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Jordan-US ties will remain strong after Trump win — pundits

Washington expected to support anti-terror efforts, push for political solution in Syria under new Republican president

By Mohammad Ghazal - Nov 09,2016 - Last updated at Nov 09,2016

Attendees are seen at a reception held by the US embassy in Amman on Tuesday night on the occasion of the presidential election (Photo by Osama Aqarbeh)

AMMAN — Donald Trump’s win in the US presidential election, although surprising, will help strengthen Jordan’s key alliance with the US in pushing for political solutions to regional issues and fostering the fight against terrorism, pundits said on Wednesday.

Ties between the US and Jordan, which were established in 1949, are likely to witness increased cooperation, as Trump has been stressing that fighting terrorism and a political solution to the Syrian crisis are essential and a priority, which is something that the Kingdom — on the frontline in fighting terrorism — has been calling for.

Although Trump will focus on internal US affairs, the opinion leaders said they expect Washington’s foreign policy in the Middle East to shift towards pushing for a political solution in Syria in particular, but the Palestinian issue will not be among the new administration’s top priorities.

They stressed that US ties with Jordan are solid and built on strategic interests that do not change with the change of presidents in the White House.

Oraib Rantawi, head of Al Quds Centre for Political Studies, said Jordan is one of the “very few” countries that are not worried about who is the US president, as the Kingdom has maintained “a very stable and wise relationship” with the US administration regardless of who has been in the Oval Office.

“The US is a great nation and it does not shift its policies overnight,” Rantawi told The Jordan Times.

“Jordan is one of the least worried Arab states, while some Arab countries like in the Gulf are worried after Trump’s win,” he added, noting that although Trump is “unpredictable”, Jordan’s cooperation with the US is not based on individuals.

Rantawi said regimes in Egypt, Syria and Iraq are “happy” with Trump’s win.

Mohammad Al Tal, chief editor of Ad-Dustour daily, said that although the Republican real estate mogul’s win was an upset, it does not hold any surprises to the ties between Jordan and the US.

“The US alliance with Jordan is solid and does not fluctuate with change of presidents in the White House,” Tal said in a phone interview.

“The US is fully aware that Jordan is a key player in the regional stability and in the fight against Daesh and terrorism,” he added.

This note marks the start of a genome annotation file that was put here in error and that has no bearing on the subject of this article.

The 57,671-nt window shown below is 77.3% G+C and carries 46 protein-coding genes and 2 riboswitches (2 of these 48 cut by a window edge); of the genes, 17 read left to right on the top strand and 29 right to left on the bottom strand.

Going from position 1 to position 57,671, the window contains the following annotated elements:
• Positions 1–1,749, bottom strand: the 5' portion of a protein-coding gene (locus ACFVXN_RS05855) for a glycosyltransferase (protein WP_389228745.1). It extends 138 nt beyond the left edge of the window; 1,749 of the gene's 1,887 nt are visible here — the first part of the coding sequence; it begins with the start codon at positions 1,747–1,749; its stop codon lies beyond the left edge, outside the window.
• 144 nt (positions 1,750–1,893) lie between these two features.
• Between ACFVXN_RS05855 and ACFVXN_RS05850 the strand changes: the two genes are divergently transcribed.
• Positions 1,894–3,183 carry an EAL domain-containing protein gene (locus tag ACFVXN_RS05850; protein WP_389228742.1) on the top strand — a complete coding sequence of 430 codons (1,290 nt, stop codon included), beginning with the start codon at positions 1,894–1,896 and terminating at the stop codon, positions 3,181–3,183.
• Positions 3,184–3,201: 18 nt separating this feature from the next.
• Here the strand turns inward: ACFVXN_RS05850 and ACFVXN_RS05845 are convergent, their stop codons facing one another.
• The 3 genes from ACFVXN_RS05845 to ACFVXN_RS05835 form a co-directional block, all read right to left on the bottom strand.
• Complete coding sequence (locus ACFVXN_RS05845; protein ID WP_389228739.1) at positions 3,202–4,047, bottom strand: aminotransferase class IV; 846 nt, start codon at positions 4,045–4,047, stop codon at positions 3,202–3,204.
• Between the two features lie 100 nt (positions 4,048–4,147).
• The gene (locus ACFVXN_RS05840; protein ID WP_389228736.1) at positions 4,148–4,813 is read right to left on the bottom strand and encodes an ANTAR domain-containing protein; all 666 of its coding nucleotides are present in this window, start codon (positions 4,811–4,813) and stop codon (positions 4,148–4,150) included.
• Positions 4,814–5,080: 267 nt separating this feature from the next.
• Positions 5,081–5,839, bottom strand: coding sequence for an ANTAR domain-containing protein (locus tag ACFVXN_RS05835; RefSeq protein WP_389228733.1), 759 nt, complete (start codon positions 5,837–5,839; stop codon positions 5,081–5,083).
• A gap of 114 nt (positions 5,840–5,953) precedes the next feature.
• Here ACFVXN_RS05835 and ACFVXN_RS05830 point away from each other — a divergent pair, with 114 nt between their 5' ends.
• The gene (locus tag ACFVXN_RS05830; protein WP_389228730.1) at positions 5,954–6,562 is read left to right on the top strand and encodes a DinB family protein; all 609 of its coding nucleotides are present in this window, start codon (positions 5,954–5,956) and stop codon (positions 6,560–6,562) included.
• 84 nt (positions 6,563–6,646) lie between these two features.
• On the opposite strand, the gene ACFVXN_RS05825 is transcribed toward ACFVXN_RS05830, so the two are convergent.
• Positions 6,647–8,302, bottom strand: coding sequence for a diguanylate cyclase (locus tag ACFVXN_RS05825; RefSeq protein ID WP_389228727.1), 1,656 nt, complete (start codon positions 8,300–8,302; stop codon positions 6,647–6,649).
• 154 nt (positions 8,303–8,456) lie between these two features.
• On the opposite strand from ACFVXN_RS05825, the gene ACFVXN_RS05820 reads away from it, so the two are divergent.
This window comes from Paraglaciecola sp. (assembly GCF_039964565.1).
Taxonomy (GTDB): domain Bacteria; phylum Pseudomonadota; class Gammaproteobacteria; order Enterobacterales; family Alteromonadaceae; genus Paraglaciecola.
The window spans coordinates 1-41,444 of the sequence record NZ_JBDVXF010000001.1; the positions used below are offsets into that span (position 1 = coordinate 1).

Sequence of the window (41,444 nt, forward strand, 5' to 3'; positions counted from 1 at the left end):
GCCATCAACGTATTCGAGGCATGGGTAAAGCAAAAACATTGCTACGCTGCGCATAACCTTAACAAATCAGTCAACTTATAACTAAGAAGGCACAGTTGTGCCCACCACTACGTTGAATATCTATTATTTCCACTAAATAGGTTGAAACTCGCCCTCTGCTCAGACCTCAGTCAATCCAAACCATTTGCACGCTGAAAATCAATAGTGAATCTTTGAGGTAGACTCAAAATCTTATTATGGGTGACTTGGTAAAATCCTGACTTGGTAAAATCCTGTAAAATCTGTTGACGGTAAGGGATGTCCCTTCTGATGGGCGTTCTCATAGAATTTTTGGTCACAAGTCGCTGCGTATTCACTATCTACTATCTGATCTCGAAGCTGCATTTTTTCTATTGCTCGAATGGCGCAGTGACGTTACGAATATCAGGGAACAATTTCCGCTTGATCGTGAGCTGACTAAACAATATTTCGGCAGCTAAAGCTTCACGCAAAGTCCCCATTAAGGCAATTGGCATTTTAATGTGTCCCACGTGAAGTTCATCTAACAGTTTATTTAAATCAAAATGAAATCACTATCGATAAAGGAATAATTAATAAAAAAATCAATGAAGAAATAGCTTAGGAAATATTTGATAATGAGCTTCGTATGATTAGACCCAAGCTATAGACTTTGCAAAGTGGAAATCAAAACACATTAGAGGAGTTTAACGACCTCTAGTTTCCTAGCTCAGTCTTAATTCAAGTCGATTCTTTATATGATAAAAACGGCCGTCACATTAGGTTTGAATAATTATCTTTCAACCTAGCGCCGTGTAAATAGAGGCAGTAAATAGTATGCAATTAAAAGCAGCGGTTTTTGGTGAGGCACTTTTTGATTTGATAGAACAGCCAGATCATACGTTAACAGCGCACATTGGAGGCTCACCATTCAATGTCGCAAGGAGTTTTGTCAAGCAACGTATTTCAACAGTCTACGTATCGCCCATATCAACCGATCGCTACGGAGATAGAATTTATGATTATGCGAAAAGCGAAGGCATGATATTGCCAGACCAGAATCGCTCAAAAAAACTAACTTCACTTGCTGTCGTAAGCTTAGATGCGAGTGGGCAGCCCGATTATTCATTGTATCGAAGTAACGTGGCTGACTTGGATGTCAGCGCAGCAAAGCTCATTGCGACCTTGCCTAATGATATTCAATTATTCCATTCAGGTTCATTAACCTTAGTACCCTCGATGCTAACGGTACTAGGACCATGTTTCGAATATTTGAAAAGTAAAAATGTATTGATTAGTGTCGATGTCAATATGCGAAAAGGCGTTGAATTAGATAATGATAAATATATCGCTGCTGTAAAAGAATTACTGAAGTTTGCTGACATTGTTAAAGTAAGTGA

“Bolstering the stability, security and ability of Jordan to fend off any threat is part of the US strategy to fight terrorism and push for peace in the region,” said Tal.

“With Trump in office, I expect increased support for Jordan, whose policies are in line with those of the US in the region.”

In his first foreign policy speech as the Republican nominee, Trump pledged to cooperate with Egyptian President Abdel Fattah Al Sisi and His Majesty King Abdullah to combat terrorism

“We will partner with King Abdullah of Jordan and President Sisi of Egypt, and all others who recognise [that] this ideology of death… must be extinguished,” Trump said in the speech he delivered in Ohio as he said the US will work side by side with friends in the Middle East.

Jamal Al Shalabi, a professor of political science at the Hashemite University, said Jordan is a “genuine partner” with the US in the fight against terrorism and in pushing for peace in the Middle East via political solutions, which falls in line with Trump’s announced policies.

“Like Jordan, Trump has been stressing the need for a political solution in Syria, and I believe there will be a close understanding with the Russians over this issue,” said Shalabi.

“Jordan and the US see eye to eye on regional issues and that will not change,” he added.

For Fahd Khitan, a political analyst and Al Ghad columnist, the president-elect’s policies will become more rational in the upcoming period.

“Trump as president will not be Trump as a candidate; his political approach and policies will be more rational after being elected president. He will be more balanced and logical,” Khitan argued.

US policy on Syria in particular will shift towards pushing for a political solution, which is likely to make ties with the Gulf countries tense, he said.

“Trump does not have any negative attitudes towards Jordan, and the Republicans are aware of the Kingdom’s importance for stability in the region,” the analyst added.

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